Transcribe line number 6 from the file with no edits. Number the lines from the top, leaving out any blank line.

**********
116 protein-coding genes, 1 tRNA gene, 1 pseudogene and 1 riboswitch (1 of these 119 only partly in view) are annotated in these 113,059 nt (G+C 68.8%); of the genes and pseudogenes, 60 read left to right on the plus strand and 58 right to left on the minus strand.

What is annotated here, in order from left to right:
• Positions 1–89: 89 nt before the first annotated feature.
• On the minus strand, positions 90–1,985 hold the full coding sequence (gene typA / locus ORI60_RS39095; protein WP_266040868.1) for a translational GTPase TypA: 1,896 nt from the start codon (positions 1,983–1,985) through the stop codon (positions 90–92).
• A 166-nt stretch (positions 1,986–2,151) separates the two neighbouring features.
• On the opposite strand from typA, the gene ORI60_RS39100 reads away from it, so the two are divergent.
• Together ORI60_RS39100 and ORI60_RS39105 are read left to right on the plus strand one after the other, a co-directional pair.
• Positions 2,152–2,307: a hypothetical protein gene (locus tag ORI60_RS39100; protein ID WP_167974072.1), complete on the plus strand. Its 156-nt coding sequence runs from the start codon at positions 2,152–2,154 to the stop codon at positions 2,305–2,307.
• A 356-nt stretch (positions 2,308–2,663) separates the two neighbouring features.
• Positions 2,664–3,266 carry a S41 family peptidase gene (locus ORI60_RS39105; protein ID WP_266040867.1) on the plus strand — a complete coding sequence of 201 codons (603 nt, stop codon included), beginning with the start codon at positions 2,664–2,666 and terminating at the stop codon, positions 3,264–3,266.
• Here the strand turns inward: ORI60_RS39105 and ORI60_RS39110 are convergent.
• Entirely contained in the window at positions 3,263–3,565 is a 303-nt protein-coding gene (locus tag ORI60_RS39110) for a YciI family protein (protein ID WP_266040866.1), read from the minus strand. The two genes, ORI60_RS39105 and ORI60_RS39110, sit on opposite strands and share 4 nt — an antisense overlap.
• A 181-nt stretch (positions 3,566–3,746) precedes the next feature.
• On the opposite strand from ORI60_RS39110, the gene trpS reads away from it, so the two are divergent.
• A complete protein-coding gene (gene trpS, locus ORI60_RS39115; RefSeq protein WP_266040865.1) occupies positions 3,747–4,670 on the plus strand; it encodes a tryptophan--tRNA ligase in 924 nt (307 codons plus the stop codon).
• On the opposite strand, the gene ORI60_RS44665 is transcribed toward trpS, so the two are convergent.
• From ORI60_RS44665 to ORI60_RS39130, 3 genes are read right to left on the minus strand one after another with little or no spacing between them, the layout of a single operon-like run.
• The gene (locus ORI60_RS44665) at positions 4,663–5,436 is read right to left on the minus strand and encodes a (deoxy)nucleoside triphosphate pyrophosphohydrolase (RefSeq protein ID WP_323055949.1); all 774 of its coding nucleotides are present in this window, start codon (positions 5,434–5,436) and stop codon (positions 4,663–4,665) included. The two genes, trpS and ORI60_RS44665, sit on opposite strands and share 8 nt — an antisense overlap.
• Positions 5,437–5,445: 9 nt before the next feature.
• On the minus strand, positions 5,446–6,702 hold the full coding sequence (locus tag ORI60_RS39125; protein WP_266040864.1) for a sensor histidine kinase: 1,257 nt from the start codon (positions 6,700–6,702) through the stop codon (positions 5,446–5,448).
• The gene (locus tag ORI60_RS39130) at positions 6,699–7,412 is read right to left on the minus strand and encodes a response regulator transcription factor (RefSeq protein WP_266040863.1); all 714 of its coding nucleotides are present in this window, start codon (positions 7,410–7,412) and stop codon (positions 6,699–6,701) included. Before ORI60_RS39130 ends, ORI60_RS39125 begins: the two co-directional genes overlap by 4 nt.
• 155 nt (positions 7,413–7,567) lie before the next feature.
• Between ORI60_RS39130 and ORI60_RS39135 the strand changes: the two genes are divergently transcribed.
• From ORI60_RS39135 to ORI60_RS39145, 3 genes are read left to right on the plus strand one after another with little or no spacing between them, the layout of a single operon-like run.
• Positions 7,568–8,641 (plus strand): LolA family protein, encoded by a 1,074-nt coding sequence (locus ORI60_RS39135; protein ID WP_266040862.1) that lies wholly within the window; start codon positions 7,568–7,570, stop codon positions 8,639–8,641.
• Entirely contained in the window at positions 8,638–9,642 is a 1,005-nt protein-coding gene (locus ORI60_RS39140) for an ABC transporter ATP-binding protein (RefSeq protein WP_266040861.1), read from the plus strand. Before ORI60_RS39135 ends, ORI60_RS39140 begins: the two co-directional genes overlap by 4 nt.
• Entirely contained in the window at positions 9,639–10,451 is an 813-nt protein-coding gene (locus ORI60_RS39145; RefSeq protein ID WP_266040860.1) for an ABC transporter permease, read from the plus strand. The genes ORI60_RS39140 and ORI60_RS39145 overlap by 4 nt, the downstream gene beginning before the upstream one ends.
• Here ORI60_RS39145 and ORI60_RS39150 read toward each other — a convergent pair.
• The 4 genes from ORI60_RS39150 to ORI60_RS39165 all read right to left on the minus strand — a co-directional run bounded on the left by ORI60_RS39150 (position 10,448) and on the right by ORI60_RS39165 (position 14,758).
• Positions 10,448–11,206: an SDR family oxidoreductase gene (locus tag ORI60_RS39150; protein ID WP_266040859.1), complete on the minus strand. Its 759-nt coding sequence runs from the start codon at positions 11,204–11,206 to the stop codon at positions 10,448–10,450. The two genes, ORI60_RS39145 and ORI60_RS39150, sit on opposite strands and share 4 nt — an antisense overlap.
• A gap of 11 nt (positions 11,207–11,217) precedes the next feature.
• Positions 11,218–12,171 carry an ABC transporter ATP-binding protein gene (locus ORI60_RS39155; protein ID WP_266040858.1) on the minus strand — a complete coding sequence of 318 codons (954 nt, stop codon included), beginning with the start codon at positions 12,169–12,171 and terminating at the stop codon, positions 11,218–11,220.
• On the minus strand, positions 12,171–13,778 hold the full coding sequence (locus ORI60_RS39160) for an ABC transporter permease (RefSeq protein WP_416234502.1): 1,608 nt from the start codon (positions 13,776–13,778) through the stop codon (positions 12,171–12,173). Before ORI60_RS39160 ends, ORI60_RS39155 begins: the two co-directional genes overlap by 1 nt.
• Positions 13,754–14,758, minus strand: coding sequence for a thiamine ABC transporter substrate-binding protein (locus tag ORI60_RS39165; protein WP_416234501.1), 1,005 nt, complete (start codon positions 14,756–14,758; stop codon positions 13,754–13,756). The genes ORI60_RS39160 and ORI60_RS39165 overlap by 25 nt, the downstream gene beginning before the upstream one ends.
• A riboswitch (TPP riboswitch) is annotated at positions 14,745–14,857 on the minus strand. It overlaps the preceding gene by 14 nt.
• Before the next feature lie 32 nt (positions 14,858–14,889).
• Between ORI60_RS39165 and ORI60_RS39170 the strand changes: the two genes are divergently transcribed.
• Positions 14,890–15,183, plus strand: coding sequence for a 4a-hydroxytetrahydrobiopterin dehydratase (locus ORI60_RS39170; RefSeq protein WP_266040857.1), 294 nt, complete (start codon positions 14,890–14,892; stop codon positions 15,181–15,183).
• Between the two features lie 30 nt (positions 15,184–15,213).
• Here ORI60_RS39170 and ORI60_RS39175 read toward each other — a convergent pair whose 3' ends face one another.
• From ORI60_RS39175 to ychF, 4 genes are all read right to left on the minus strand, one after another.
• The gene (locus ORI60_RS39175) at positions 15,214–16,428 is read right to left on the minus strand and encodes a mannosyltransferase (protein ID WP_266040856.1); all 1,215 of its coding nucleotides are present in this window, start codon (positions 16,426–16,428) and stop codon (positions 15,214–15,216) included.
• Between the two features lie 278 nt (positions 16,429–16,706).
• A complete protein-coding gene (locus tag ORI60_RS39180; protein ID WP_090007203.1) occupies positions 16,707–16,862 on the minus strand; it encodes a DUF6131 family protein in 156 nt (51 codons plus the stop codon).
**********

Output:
• On the opposite strand from typA, the gene ORI60_RS39100 reads away from it, so the two are divergent.